Sunday, 15 July 2012

First Arduino Connection

What we did with an LED, we wanted to do with an Arduino next. I used an Arduino Mega and wrote a little program to sense and estimate the machine sewing speed, based upon using the machine as a switch. The program is based on the "Button" example that turns on an LED when a button is pressed. It specifies the set-up as follows:

* LED attached from pin 13 to ground
 * pushbutton attached to pin 2 from +5V
 * 10K resistor attached to pin 2 from ground
 * Note: on most Arduinos there is already an LED on the board
 attached to pin 13.

This is the circuit for it. In my case, the sewing machine would constitute the switch... I won't insert that picture here without a big warning sign because Andy (thanks Andy) showed me why I should not do it like this.

Naive use of "Button" example circuit substituting the sewing machine for the switch
The sewing machine just makes a simple switch with its upper thread lever and the newly inserted PCB, but putting it into the same circuit like a normal switch is dangerous, because it isn't just a switch... it is itself an electrical instrument connected to mains power and, when so, most likely to ground. In case something goes wrong, and the lever is up/switch is closed, we might have a direct connection from the power source on the Arduino to the ground, with no resistor in between... a recipe for trouble.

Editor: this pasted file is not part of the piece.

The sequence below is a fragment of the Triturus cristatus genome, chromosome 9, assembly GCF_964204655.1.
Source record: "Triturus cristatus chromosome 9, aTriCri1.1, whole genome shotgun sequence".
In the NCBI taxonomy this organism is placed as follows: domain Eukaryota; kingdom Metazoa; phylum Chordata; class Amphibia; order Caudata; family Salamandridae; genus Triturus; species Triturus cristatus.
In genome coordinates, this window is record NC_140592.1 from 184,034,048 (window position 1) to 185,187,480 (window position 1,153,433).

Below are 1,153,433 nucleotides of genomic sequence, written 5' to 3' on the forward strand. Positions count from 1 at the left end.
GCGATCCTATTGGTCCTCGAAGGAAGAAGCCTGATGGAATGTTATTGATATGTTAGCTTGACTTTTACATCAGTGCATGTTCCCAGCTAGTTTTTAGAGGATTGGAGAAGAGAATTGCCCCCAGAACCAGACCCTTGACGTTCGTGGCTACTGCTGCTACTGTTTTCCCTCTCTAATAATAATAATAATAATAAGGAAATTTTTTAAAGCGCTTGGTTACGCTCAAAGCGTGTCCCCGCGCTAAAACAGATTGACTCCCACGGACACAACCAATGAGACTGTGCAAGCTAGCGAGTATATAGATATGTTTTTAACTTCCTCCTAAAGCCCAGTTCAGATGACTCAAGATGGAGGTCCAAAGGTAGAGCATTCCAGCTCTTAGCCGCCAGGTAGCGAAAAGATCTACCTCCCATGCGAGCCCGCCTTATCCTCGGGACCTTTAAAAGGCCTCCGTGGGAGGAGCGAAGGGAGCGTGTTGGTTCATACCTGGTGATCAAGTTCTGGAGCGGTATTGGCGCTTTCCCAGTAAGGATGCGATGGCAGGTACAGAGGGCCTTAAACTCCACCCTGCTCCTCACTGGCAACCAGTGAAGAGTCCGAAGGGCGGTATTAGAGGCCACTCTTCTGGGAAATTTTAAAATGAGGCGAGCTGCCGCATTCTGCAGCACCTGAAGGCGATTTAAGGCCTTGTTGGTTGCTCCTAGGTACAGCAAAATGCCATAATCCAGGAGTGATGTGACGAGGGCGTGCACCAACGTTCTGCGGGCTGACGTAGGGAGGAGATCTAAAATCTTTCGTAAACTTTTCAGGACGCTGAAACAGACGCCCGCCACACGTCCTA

We opted to put the (probably ground-connected)  machine on the safe side -- where the 'ground' connection of the Arduino is -- like this:

Circuit connecting the sewing machine as a switch to the Arduino

 When the lever is down/switch is open, the voltage on pin 2 is 5V. When the lever is up/switch is closed, the voltage on pin 2 goes down to 0V. The 'Ground'  connection on the Arduino and the possibly ground-connected machine are connected, but between them and the 5V power source is a resistor, avoiding a short circuit.

The Arduino program to sense the machine speed from this is a very simple modification of the Button example. It doesn't use interrupts to know when the lever position has changed, it just runs in a loop. It uses a very simple heuristic to try and eliminate noise:We know that the minimum length between stitches is 75ms, so it's making the assumption that any two "needle ups" that were sensed less than 40 ms apart are noise, and ignores those.

  State change frequency detection/sewing machine speed detection (modified from State change detection (edge detection) at  
  Application: sewing machine, assuming that signal "off" means "needle (or thread takeup lever) is up" and "on" means "needle is down"
  including a simple noise elimination algorithm that assumes a stitch must at least be 40ms in length, or else, the variation is just noise.
 modified Jul 2012
 by barbara

// this constant won't change:
const int leverPin = 2;     //the pin that the machine lever switch is attached to
const int ledPin = 13;      // the pin that the LED is attached to

const unsigned long minTimeBetweenStitchesMs = 40000; // minimum interval between stitches -- 40 ms

// Variables that will change:
unsigned long lastLeverUpTime;  // last time the lever was up
float stitchTime;               // length of current stitch

int leverState = 0;          // current state of the lever
int lastLeverState = 0;      // previous state of the lever

void setup() {
  // initialize the lever pin as a input:
  pinMode(leverPin, INPUT);